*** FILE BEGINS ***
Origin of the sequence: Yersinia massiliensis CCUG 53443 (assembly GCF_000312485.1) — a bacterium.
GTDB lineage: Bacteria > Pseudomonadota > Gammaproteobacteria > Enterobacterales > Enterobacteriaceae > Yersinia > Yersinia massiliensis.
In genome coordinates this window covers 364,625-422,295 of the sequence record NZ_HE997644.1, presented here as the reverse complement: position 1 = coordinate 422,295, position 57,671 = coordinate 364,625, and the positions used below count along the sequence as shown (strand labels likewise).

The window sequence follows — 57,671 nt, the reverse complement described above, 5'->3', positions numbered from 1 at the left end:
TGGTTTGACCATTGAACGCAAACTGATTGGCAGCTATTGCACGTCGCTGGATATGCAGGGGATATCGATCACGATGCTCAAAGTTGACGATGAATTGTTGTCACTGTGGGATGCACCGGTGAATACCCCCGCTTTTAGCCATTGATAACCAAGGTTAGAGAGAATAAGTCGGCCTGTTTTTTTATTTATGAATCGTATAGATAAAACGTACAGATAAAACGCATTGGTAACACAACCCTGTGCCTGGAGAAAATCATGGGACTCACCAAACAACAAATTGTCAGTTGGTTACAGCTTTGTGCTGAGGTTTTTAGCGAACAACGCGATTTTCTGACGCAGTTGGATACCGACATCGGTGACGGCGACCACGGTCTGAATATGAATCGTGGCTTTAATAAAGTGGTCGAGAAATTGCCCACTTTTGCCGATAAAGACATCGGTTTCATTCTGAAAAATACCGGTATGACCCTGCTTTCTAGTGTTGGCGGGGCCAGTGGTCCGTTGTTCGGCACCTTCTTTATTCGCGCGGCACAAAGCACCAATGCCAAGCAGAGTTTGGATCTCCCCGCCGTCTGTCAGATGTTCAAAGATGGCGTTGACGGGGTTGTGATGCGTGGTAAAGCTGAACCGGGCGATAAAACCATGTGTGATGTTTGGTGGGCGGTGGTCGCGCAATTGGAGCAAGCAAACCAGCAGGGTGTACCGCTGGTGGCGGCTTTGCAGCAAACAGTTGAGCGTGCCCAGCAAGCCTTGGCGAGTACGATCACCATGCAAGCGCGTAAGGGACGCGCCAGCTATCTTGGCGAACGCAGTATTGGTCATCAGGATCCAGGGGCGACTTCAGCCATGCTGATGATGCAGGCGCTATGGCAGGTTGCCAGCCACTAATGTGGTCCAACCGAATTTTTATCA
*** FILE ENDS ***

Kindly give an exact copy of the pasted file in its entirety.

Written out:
Origin of the sequence: Yersinia massiliensis CCUG 53443 (assembly GCF_000312485.1) — a bacterium.
GTDB lineage: Bacteria > Pseudomonadota > Gammaproteobacteria > Enterobacterales > Enterobacteriaceae > Yersinia > Yersinia massiliensis.
In genome coordinates this window covers 364,625-422,295 of the sequence record NZ_HE997644.1, presented here as the reverse complement: position 1 = coordinate 422,295, position 57,671 = coordinate 364,625, and the positions used below count along the sequence as shown (strand labels likewise).

The window sequence follows — 57,671 nt, the reverse complement described above, 5'->3', positions numbered from 1 at the left end:
TGGTTTGACCATTGAACGCAAACTGATTGGCAGCTATTGCACGTCGCTGGATATGCAGGGGATATCGATCACGATGCTCAAAGTTGACGATGAATTGTTGTCACTGTGGGATGCACCGGTGAATACCCCCGCTTTTAGCCATTGATAACCAAGGTTAGAGAGAATAAGTCGGCCTGTTTTTTTATTTATGAATCGTATAGATAAAACGTACAGATAAAACGCATTGGTAACACAACCCTGTGCCTGGAGAAAATCATGGGACTCACCAAACAACAAATTGTCAGTTGGTTACAGCTTTGTGCTGAGGTTTTTAGCGAACAACGCGATTTTCTGACGCAGTTGGATACCGACATCGGTGACGGCGACCACGGTCTGAATATGAATCGTGGCTTTAATAAAGTGGTCGAGAAATTGCCCACTTTTGCCGATAAAGACATCGGTTTCATTCTGAAAAATACCGGTATGACCCTGCTTTCTAGTGTTGGCGGGGCCAGTGGTCCGTTGTTCGGCACCTTCTTTATTCGCGCGGCACAAAGCACCAATGCCAAGCAGAGTTTGGATCTCCCCGCCGTCTGTCAGATGTTCAAAGATGGCGTTGACGGGGTTGTGATGCGTGGTAAAGCTGAACCGGGCGATAAAACCATGTGTGATGTTTGGTGGGCGGTGGTCGCGCAATTGGAGCAAGCAAACCAGCAGGGTGTACCGCTGGTGGCGGCTTTGCAGCAAACAGTTGAGCGTGCCCAGCAAGCCTTGGCGAGTACGATCACCATGCAAGCGCGTAAGGGACGCGCCAGCTATCTTGGCGAACGCAGTATTGGTCATCAGGATCCAGGGGCGACTTCAGCCATGCTGATGATGCAGGCGCTATGGCAGGTTGCCAGCCACTAATGTGGTCCAACCGAATTTTTATCA